And so it was that in 1981 Stevens started Original Interiors specializing in interior restoration, both repair and color dying automotive carpet, leather, velour, and vinyl. He would later add plastic and rubber repair, plastic protection, deodorizing, and blackout headlights, to his repertoire.

       Things have changed since then. There were only a few people in the mobile interior repair business and few products to support it either. “In 1981, I could make a living just repairing and re-dying interior vinyl and vinyl tops. I was buying from the only interior repair supply specialist I knew, a lady named Lucille Massey of Massey’s Vinyl Repair. Lucille was a pioneer in the business and she and I, along with a vinyl specialist at Fitzgerald’s, would meet once a year in Las Vegas where we held classes to teach each other new tricks. We started the International Professional Vinyl Repair Association (IPVRA) with a membership of about 40 to 50 people. We would spent all day, every day, sharing knowledge and talking about how we could improve the industry. Lucille was our titular leader. She seemed to know everything there was to know about interior repair.”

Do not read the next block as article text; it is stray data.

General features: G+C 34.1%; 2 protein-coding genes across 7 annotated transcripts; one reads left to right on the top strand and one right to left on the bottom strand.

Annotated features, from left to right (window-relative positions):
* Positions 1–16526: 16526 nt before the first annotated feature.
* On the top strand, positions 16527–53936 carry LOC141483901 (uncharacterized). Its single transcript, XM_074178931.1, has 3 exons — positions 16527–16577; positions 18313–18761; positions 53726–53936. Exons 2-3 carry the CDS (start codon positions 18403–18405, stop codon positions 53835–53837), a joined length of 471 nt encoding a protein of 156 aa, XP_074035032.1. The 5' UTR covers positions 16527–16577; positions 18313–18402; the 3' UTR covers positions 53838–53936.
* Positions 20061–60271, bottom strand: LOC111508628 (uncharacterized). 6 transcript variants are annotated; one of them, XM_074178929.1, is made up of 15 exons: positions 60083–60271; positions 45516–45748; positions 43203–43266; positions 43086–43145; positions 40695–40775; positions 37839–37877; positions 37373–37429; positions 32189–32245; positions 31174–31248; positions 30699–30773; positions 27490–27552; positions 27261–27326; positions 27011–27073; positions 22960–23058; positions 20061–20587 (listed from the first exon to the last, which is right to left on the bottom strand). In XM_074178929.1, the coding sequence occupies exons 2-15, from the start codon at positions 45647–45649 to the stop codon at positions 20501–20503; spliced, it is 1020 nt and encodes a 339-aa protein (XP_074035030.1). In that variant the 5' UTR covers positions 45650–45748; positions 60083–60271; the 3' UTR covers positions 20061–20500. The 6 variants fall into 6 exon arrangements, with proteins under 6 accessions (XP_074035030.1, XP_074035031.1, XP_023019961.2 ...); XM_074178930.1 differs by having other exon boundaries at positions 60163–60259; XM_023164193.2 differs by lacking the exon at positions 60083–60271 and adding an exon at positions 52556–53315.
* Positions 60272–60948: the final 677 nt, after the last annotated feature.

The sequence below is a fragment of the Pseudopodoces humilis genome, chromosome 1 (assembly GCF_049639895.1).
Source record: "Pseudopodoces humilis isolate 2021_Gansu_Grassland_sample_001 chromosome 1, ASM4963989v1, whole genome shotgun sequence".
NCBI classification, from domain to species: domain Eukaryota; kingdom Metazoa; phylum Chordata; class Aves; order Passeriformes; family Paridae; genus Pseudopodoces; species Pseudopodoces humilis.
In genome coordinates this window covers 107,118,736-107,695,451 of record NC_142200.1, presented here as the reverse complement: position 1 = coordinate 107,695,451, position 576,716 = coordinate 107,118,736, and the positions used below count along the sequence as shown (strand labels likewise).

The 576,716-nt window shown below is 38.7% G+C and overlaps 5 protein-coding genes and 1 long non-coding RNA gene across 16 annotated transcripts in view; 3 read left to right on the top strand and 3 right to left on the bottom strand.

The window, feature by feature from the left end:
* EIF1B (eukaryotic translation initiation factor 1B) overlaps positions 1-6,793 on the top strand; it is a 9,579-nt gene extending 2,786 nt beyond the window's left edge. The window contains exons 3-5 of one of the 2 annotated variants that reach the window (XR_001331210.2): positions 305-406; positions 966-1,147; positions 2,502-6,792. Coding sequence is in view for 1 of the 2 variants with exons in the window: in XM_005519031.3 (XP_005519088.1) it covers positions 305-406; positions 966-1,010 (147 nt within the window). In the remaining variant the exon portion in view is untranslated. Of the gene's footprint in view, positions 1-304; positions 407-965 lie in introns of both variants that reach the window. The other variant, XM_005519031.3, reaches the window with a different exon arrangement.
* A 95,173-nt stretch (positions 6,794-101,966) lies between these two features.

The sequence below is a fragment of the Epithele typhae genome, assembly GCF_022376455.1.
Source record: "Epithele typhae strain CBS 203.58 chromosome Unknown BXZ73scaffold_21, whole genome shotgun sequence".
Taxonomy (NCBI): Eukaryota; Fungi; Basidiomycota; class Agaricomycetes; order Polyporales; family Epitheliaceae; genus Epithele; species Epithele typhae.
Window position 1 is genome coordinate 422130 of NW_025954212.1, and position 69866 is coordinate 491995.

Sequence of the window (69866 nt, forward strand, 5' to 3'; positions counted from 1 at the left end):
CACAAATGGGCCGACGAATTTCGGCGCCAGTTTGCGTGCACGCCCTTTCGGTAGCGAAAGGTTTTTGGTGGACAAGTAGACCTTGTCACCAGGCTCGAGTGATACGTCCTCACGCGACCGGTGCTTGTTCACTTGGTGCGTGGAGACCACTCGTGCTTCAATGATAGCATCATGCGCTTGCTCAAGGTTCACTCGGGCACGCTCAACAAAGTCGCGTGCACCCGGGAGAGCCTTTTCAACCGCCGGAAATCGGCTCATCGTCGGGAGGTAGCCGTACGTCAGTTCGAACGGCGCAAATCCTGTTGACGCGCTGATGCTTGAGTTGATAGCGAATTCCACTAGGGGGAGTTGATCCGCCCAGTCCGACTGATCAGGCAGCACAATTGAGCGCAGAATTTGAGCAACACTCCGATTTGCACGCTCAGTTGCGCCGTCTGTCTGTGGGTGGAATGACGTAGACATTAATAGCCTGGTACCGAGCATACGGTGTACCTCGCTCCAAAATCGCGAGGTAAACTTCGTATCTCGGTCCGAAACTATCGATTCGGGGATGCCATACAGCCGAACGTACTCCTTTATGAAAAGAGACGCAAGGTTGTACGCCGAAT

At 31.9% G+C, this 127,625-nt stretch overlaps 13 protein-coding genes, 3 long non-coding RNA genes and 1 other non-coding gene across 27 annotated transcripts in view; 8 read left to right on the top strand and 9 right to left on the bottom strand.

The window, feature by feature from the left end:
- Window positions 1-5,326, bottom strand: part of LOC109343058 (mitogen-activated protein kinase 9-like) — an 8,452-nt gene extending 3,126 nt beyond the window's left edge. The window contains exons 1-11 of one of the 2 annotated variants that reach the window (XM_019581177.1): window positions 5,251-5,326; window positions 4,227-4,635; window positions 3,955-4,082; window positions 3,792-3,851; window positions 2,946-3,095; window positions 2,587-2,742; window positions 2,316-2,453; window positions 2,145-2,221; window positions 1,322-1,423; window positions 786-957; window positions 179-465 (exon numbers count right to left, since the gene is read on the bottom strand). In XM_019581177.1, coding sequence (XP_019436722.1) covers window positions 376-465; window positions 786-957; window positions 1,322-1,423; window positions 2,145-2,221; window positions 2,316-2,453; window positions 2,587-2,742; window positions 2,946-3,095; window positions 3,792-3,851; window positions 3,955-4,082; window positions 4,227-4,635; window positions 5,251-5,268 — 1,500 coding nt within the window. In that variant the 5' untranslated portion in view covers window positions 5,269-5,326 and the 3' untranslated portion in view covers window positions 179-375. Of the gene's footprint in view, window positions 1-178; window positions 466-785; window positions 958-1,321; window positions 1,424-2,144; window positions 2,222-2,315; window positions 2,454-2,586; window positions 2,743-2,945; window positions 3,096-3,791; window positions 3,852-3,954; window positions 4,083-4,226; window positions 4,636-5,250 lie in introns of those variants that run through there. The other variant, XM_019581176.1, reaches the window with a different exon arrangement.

Slowly over the next four to five years, Stevens started bringing on people to train in the exciting and lucrative new business. “It was easy to get people interested. Remember, back then, no one else was doing interior repair. You looked like a miracle worker when people watched you work,” he says. “We are able to get our techs up and going quickly and easily, but quality and consistency is of utmost importance, so they have to be willing to put some elbow grease into every job. We don’t do classroom, so trainees spent three days a week training in real-world environments with me, getting hands-on experience. Then I have work lined up for them when they finished training. I want them to be independent and successful. That’s my goal.”